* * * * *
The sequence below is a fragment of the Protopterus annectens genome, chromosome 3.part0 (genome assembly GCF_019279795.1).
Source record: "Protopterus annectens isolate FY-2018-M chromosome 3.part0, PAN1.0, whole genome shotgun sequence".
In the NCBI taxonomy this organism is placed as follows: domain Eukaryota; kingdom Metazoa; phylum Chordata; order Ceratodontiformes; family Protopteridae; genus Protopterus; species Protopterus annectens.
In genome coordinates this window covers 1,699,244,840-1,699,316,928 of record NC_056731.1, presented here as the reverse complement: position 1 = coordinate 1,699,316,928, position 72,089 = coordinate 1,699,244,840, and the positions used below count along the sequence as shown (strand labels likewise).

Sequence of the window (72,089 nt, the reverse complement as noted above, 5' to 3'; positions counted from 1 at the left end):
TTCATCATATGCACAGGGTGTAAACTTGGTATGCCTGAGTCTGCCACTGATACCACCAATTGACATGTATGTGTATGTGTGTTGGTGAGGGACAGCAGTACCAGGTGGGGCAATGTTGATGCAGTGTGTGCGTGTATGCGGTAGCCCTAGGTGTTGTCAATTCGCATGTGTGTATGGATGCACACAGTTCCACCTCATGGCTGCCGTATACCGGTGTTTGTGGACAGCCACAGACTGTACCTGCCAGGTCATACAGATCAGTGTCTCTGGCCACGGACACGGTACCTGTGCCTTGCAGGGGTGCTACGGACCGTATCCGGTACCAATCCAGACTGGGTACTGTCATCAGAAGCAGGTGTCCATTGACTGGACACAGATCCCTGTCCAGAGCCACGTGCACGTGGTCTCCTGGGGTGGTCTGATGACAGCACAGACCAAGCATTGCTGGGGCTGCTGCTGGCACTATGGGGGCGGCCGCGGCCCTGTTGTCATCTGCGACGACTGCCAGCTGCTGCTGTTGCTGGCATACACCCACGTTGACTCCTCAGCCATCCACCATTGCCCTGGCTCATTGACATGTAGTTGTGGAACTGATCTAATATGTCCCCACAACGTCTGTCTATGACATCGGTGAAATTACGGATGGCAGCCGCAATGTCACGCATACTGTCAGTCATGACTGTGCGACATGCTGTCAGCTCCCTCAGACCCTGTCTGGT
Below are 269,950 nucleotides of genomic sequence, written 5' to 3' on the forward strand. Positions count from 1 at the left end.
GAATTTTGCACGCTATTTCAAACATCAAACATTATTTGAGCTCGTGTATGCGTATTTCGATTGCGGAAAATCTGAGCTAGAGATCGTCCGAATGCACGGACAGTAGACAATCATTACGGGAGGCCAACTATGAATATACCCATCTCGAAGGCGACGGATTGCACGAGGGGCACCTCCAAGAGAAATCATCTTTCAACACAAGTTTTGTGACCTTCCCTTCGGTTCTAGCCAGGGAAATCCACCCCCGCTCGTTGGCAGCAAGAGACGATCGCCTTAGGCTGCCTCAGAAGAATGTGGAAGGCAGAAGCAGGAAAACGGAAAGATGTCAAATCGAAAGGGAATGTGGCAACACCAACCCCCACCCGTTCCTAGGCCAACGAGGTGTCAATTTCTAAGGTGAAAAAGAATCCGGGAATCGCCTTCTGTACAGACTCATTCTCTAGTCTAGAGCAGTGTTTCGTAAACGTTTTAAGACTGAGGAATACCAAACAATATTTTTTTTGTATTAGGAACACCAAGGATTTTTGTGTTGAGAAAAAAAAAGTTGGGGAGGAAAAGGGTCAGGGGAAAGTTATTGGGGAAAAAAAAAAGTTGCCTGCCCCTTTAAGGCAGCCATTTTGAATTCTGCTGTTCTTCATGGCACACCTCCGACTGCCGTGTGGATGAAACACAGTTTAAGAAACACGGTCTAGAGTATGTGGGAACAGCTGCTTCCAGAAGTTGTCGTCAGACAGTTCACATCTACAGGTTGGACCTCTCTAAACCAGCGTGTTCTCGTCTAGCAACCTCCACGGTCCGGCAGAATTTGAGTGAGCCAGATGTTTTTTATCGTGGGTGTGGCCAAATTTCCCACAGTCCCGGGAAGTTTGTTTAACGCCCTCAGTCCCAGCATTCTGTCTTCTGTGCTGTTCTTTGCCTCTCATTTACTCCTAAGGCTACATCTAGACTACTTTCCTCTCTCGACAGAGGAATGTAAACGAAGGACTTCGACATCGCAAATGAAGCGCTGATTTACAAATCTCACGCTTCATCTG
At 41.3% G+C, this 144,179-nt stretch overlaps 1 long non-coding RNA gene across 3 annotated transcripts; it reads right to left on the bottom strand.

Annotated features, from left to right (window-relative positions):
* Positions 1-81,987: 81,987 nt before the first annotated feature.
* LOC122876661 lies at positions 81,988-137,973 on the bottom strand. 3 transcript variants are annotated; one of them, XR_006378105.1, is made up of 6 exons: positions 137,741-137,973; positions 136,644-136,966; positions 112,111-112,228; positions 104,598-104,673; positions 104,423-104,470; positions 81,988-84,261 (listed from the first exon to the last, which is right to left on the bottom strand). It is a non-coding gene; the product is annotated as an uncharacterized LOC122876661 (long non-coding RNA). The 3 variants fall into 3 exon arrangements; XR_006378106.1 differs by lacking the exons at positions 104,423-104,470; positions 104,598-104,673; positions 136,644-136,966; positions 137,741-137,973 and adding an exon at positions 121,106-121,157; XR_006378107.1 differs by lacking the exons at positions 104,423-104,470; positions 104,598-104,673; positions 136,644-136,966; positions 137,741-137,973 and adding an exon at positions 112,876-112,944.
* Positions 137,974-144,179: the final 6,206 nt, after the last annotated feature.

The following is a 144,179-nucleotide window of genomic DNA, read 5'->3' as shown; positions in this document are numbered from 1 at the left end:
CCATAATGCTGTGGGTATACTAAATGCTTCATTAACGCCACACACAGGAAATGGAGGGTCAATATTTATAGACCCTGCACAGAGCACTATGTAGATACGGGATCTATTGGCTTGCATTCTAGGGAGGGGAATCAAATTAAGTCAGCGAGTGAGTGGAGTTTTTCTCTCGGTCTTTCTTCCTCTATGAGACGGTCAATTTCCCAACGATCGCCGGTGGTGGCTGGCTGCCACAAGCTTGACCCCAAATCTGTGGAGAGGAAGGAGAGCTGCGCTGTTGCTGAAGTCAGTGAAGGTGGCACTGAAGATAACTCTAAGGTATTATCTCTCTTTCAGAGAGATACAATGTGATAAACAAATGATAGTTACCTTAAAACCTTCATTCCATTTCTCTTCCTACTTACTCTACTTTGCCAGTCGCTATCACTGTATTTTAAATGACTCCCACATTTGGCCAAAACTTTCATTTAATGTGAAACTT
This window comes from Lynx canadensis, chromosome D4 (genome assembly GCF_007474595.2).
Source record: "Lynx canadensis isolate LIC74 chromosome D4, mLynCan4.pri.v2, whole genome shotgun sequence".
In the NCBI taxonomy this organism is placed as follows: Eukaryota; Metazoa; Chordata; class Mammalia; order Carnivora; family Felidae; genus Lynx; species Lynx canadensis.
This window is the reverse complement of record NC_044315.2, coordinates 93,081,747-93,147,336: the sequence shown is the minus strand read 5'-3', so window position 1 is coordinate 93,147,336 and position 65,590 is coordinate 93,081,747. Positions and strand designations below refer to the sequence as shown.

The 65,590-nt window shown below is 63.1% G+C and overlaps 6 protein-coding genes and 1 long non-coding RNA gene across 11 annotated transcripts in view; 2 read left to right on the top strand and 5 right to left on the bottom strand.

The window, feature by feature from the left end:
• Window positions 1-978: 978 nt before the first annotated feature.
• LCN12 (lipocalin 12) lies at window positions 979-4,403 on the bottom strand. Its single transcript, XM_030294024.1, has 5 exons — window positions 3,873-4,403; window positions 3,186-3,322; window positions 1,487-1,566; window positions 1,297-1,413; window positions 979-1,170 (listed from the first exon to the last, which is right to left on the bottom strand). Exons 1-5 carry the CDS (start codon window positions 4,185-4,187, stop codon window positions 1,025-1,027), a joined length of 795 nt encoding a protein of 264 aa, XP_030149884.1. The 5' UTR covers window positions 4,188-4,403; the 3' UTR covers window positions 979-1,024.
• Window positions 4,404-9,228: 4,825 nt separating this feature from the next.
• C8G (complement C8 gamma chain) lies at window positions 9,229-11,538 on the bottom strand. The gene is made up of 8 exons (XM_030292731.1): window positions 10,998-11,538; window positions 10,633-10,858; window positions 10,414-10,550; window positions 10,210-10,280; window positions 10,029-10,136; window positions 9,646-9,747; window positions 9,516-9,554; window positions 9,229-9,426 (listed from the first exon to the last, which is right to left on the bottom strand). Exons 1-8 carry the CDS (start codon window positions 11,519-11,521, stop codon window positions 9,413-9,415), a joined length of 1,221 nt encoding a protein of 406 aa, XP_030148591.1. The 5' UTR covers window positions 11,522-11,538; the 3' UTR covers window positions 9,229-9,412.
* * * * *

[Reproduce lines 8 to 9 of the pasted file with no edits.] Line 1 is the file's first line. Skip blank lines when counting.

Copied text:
GAATTTTGCACGCTATTTCAAACATCAAACATTATTTGAGCTCGTGTATGCGTATTTCGATTGCGGAAAATCTGAGCTAGAGATCGTCCGAATGCACGGACAGTAGACAATCATTACGGGAGGCCAACTATGAATATACCCATCTCGAAGGCGACGGATTGCACGAGGGGCACCTCCAAGAGAAATCATCTTTCAACACAAGTTTTGTGACCTTCCCTTCGGTTCTAGCCAGGGAAATCCACCCCCGCTCGTTGGCAGCAAGAGACGATCGCCTTAGGCTGCCTCAGAAGAATGTGGAAGGCAGAAGCAGGAAAACGGAAAGATGTCAAATCGAAAGGGAATGTGGCAACACCAACCCCCACCCGTTCCTAGGCCAACGAGGTGTCAATTTCTAAGGTGAAAAAGAATCCGGGAATCGCCTTCTGTACAGACTCATTCTCTAGTCTAGAGCAGTGTTTCGTAAACGTTTTAAGACTGAGGAATACCAAACAATATTTTTTTTGTATTAGGAACACCAAGGATTTTTGTGTTGAGAAAAAAAAAGTTGGGGAGGAAAAGGGTCAGGGGAAAGTTATTGGGGAAAAAAAAAAGTTGCCTGCCCCTTTAAGGCAGCCATTTTGAATTCTGCTGTTCTTCATGGCACACCTCCGACTGCCGTGTGGATGAAACACAGTTTAAGAAACACGGTCTAGAGTATGTGGGAACAGCTGCTTCCAGAAGTTGTCGTCAGACAGTTCACATCTACAGGTTGGACCTCTCTAAACCAGCGTGTTCTCGTCTAGCAACCTCCACGGTCCGGCAGAATTTGAGTGAGCCAGATGTTTTTTATCGTGGGTGTGGCCAAATTTCCCACAGTCCCGGGAAGTTTGTTTAACGCCCTCAGTCCCAGCATTCTGTCTTCTGTGCTGTTCTTTGCCTCTCATTTACTCCTAAGGCTACATCTAGACTACTTTCCTCTCTCGACAGAGGAATGTAAACGAAGGACTTCGACATCGCAAATGAAGCGCTGATTTACAAATCTCACGCTTCATCTG
At 41.3% G+C, this 144,179-nt stretch overlaps 1 long non-coding RNA gene across 3 annotated transcripts; it reads right to left on the bottom strand.